Jonquils and Lightning

BY : Lomonaaeren
Category: Harry Potter > Slash - Male/Male > Harry/Tom
Dragon prints: 721
Disclaimer: I do not own Harry Potter. I am making no money from this story.

Title: Jonquils and Lightning
Disclaimer: J. K. Rowling and associates own these characters. I am writing this story for fun and not profit.
Pairing: Harry Potter/Tom Riddle, a few one-sided het pairings and canon het pairings
Content Notes: Angst, blood, dubious consent, dimension travel, OC’s
Rating: R
Summary: Harry Potter found peace after the war in another world where a large number of Potters live. He makes his living as an animal healer in Godric’s Hollow, surrounded by family and away from all wars. But his peace shatters with the arrival of a Tom Riddle from another dimension, who seeks a Potter who can be his foretold weapon in his own war.
Author’s Notes: At the moment, I can’t say how long this story will be.

Jonquils and Lightning

Chapter One—Godric’s Hollow

“That’s right.” Harry leaned against the mare’s side and reached up to slide his hand carefully back and forth down the heaving bay flank. “You can do this, Princess. Push!”

When he spoke the word, he flooded his fingers with magic, which struck inwards through Princess’s muscles, strengthening them, soothing her pain, and giving her an instinctive understanding of his words. Princess pushed as hard as she could, leaning partially on him and partially on the stable wall and snorting. Harry reached back and touched the soft swell of the emerging colt’s head.

“Just a little more,” he said, and watched golden sparks flicker from his fingers into Princess’s coat, where they shone like miniature stars. “Push.”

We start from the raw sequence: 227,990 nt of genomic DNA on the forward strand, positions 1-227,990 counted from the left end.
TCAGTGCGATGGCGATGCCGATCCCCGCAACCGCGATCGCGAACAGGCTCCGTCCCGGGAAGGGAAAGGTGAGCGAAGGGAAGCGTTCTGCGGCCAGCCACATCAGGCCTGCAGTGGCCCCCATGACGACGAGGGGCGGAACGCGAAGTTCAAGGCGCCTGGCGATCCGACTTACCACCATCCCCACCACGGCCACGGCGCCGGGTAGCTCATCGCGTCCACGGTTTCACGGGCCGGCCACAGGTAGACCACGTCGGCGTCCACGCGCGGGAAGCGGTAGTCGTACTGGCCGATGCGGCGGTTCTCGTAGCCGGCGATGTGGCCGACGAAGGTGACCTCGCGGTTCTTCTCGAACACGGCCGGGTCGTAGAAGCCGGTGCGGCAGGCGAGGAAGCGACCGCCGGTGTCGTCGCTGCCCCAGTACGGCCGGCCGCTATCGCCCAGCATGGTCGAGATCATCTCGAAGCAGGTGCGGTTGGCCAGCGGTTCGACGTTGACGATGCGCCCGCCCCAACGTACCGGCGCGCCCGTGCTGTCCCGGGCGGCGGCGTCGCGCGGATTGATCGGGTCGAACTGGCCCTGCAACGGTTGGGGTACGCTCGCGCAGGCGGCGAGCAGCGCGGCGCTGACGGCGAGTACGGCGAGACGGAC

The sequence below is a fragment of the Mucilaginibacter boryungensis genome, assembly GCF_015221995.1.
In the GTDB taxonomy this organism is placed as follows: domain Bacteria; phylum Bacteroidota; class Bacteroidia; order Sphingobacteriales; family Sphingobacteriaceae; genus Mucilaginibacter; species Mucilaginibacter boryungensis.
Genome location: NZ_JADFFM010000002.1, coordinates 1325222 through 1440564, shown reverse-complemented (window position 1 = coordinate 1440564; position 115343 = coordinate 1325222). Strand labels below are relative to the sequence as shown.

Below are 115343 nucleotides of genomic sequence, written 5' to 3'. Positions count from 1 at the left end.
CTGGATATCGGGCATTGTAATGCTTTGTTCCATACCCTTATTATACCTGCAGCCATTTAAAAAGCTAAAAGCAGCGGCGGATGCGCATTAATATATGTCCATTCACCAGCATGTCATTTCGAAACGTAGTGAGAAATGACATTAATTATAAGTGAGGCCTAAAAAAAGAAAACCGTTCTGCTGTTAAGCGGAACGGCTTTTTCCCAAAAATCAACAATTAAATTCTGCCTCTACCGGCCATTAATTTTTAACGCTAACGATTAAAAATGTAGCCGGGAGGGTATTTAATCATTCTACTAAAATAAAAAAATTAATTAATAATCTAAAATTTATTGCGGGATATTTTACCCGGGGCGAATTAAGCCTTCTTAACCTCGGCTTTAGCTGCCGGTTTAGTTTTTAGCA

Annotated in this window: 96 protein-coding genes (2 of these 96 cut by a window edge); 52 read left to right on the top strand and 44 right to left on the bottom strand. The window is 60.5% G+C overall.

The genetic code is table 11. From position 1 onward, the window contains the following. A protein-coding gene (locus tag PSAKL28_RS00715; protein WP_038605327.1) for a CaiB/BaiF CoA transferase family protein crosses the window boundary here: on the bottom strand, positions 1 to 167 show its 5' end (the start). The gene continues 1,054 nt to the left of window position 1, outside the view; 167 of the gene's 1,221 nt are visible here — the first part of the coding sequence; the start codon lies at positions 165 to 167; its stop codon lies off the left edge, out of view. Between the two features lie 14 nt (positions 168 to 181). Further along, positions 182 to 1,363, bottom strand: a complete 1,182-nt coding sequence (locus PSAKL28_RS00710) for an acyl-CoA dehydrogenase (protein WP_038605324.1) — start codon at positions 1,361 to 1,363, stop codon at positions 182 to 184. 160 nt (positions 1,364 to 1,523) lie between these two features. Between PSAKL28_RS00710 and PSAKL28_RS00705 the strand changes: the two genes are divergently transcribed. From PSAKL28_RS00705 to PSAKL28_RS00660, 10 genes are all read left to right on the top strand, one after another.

She did it again, and the colt dipped and dropped a little more out of her. Harry immediately knelt down behind her and pulled up the soft net that he’d conjured hours ago. Princess pushed one more time, and the colt dropped out and into the net.

Probably the floor of the stall, covered with new straw, would have been soft enough, but Harry had lost the first foal he’d ever delivered to injuries. He didn’t want to take chances.

“Hello, beautiful,” he murmured, heedless of the blood and other fluids on his hands as he turned the colt so that he could make sure the cord was broken. He had already started flailing around, the way he should. A little more blood soaked the straw. Harry stepped carefully back, out of the stall, and watched. Princess should be able to take it from here, but she’d delivered a filly with several problems last year, so Harry had wanted to remain close.

Princess slowly turned her head around, her sides still laboring as she pushed the rest of the placenta out of her. She began to nudge and lick at the colt, and Harry smiled a little. The baby, whose sex he already knew because he’d used magic to sense it before birth, lifted his head and moved his feet clumsily. It was hard to tell what color he was right now because of the fluids staining him, but Harry glimpsed a white patch near his nose and a dark stripe down his back.